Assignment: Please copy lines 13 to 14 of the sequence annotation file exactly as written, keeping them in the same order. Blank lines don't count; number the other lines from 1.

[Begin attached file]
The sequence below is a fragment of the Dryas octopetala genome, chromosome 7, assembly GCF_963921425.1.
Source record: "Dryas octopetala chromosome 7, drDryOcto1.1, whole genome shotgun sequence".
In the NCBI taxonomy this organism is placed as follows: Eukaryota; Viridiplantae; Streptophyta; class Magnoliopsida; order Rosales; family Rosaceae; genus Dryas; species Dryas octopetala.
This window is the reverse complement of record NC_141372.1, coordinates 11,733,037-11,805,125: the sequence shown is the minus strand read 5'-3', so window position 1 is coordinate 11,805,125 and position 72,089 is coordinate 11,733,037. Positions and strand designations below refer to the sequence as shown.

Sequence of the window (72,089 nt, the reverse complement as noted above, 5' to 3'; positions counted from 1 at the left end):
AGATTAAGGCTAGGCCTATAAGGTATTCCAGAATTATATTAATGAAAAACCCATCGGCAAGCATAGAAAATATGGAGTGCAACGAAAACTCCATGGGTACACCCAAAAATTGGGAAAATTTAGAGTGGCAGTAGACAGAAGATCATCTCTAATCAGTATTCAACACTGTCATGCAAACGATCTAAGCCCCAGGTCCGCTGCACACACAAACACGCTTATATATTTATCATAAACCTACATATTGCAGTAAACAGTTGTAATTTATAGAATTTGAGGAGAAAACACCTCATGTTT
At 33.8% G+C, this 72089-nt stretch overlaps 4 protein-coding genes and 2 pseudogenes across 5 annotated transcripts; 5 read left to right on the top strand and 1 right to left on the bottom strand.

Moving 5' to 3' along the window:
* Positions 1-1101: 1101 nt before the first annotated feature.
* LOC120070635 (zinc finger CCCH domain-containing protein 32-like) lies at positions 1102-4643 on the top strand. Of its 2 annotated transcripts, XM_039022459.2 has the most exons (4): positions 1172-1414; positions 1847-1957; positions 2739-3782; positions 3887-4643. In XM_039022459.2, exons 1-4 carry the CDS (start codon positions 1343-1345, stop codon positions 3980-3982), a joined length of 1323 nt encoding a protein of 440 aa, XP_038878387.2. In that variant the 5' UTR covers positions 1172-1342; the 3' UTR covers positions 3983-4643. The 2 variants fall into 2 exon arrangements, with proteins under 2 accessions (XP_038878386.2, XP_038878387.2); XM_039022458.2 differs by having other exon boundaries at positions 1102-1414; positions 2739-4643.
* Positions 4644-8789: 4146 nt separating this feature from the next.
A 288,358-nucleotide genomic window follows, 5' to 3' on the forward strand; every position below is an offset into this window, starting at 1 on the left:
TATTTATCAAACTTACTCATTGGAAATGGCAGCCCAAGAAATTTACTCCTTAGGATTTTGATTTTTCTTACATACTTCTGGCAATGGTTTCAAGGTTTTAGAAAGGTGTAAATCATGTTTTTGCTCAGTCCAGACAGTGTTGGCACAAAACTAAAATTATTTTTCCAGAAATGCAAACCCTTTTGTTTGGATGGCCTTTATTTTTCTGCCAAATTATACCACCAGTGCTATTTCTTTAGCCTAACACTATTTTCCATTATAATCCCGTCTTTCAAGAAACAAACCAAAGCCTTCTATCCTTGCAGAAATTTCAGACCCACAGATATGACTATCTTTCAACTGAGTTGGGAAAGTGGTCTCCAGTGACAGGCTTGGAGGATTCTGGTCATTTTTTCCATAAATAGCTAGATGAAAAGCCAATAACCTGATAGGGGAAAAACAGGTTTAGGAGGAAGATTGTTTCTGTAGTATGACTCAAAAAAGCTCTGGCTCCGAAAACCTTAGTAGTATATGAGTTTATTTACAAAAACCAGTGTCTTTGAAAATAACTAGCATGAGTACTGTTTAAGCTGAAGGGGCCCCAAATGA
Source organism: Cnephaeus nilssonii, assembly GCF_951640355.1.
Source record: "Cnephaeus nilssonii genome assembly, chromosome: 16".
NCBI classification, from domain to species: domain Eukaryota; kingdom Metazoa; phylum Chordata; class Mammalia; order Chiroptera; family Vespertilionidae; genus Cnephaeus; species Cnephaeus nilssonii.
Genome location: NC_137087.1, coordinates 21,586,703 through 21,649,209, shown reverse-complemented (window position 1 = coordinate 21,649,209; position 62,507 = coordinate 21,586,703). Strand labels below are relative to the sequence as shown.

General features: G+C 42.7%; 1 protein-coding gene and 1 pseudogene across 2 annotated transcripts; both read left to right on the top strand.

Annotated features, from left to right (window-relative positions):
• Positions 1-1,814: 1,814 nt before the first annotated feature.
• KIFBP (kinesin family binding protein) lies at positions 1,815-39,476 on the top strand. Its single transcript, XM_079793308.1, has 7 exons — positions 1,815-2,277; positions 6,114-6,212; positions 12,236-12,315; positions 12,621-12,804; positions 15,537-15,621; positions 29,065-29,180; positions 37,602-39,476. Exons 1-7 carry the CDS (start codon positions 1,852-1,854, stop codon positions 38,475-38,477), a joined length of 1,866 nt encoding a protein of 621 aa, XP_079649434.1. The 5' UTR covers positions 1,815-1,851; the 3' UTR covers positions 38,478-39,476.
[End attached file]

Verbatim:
TATTTATCAAACTTACTCATTGGAAATGGCAGCCCAAGAAATTTACTCCTTAGGATTTTGATTTTTCTTACATACTTCTGGCAATGGTTTCAAGGTTTTAGAAAGGTGTAAATCATGTTTTTGCTCAGTCCAGACAGTGTTGGCACAAAACTAAAATTATTTTTCCAGAAATGCAAACCCTTTTGTTTGGATGGCCTTTATTTTTCTGCCAAATTATACCACCAGTGCTATTTCTTTAGCCTAACACTATTTTCCATTATAATCCCGTCTTTCAAGAAACAAACCAAAGCCTTCTATCCTTGCAGAAATTTCAGACCCACAGATATGACTATCTTTCAACTGAGTTGGGAAAGTGGTCTCCAGTGACAGGCTTGGAGGATTCTGGTCATTTTTTCCATAAATAGCTAGATGAAAAGCCAATAACCTGATAGGGGAAAAACAGGTTTAGGAGGAAGATTGTTTCTGTAGTATGACTCAAAAAAGCTCTGGCTCCGAAAACCTTAGTAGTATATGAGTTTATTTACAAAAACCAGTGTCTTTGAAAATAACTAGCATGAGTACTGTTTAAGCTGAAGGGGCCCCAAATGA
Source organism: Cnephaeus nilssonii, assembly GCF_951640355.1.